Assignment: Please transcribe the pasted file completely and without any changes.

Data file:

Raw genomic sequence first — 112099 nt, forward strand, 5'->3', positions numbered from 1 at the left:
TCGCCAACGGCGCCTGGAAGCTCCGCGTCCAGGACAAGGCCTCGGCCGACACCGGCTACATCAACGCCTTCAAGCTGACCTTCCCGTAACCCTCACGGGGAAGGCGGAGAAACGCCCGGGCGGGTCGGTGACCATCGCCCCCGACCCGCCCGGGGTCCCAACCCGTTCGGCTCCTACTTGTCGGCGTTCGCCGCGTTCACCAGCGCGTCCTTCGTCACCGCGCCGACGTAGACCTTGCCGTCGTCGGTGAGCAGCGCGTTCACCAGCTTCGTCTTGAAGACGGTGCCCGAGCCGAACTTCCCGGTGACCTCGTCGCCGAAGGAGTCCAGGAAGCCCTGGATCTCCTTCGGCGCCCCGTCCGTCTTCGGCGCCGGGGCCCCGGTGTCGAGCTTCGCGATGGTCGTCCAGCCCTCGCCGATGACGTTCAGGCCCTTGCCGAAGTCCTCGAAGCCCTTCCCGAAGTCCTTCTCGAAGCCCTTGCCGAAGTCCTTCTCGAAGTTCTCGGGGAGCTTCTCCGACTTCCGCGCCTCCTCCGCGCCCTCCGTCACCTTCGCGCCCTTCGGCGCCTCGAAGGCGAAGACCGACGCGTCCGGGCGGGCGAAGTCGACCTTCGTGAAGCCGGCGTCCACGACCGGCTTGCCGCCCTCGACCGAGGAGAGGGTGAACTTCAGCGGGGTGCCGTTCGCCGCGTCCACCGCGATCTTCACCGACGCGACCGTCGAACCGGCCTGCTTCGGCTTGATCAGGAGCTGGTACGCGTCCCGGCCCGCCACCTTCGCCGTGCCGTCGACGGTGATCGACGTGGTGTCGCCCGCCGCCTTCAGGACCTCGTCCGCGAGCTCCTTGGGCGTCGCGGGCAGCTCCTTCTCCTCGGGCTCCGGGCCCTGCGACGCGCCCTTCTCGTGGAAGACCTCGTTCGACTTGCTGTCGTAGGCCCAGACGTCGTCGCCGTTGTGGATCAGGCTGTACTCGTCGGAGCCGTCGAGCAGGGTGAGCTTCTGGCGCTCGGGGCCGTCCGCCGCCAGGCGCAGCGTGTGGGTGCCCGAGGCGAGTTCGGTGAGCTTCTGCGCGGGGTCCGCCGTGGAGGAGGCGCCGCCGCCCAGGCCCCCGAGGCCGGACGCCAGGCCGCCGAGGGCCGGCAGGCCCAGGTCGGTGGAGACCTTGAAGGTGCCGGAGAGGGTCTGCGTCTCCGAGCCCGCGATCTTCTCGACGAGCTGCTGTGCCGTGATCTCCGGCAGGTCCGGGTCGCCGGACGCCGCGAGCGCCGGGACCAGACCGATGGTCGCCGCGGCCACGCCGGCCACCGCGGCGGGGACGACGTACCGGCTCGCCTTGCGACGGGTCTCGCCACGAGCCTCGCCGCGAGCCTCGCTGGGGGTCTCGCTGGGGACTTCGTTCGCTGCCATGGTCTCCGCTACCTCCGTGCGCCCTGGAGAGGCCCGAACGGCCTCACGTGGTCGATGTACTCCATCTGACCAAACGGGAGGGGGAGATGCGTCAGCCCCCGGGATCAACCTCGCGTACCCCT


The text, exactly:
Raw genomic sequence first — 112099 nt, forward strand, 5'->3', positions numbered from 1 at the left:
TCGCCAACGGCGCCTGGAAGCTCCGCGTCCAGGACAAGGCCTCGGCCGACACCGGCTACATCAACGCCTTCAAGCTGACCTTCCCGTAACCCTCACGGGGAAGGCGGAGAAACGCCCGGGCGGGTCGGTGACCATCGCCCCCGACCCGCCCGGGGTCCCAACCCGTTCGGCTCCTACTTGTCGGCGTTCGCCGCGTTCACCAGCGCGTCCTTCGTCACCGCGCCGACGTAGACCTTGCCGTCGTCGGTGAGCAGCGCGTTCACCAGCTTCGTCTTGAAGACGGTGCCCGAGCCGAACTTCCCGGTGACCTCGTCGCCGAAGGAGTCCAGGAAGCCCTGGATCTCCTTCGGCGCCCCGTCCGTCTTCGGCGCCGGGGCCCCGGTGTCGAGCTTCGCGATGGTCGTCCAGCCCTCGCCGATGACGTTCAGGCCCTTGCCGAAGTCCTCGAAGCCCTTCCCGAAGTCCTTCTCGAAGCCCTTGCCGAAGTCCTTCTCGAAGTTCTCGGGGAGCTTCTCCGACTTCCGCGCCTCCTCCGCGCCCTCCGTCACCTTCGCGCCCTTCGGCGCCTCGAAGGCGAAGACCGACGCGTCCGGGCGGGCGAAGTCGACCTTCGTGAAGCCGGCGTCCACGACCGGCTTGCCGCCCTCGACCGAGGAGAGGGTGAACTTCAGCGGGGTGCCGTTCGCCGCGTCCACCGCGATCTTCACCGACGCGACCGTCGAACCGGCCTGCTTCGGCTTGATCAGGAGCTGGTACGCGTCCCGGCCCGCCACCTTCGCCGTGCCGTCGACGGTGATCGACGTGGTGTCGCCCGCCGCCTTCAGGACCTCGTCCGCGAGCTCCTTGGGCGTCGCGGGCAGCTCCTTCTCCTCGGGCTCCGGGCCCTGCGACGCGCCCTTCTCGTGGAAGACCTCGTTCGACTTGCTGTCGTAGGCCCAGACGTCGTCGCCGTTGTGGATCAGGCTGTACTCGTCGGAGCCGTCGAGCAGGGTGAGCTTCTGGCGCTCGGGGCCGTCCGCCGCCAGGCGCAGCGTGTGGGTGCCCGAGGCGAGTTCGGTGAGCTTCTGCGCGGGGTCCGCCGTGGAGGAGGCGCCGCCGCCCAGGCCCCCGAGGCCGGACGCCAGGCCGCCGAGGGCCGGCAGGCCCAGGTCGGTGGAGACCTTGAAGGTGCCGGAGAGGGTCTGCGTCTCCGAGCCCGCGATCTTCTCGACGAGCTGCTGTGCCGTGATCTCCGGCAGGTCCGGGTCGCCGGACGCCGCGAGCGCCGGGACCAGACCGATGGTCGCCGCGGCCACGCCGGCCACCGCGGCGGGGACGACGTACCGGCTCGCCTTGCGACGGGTCTCGCCACGAGCCTCGCCGCGAGCCTCGCTGGGGGTCTCGCTGGGGACTTCGTTCGCTGCCATGGTCTCCGCTACCTCCGTGCGCCCTGGAGAGGCCCGAACGGCCTCACGTGGTCGATGTACTCCATCTGACCAAACGGGAGGGGGAGATGCGTCAGCCCCCGGGATCAACCTCGCGTACCCCT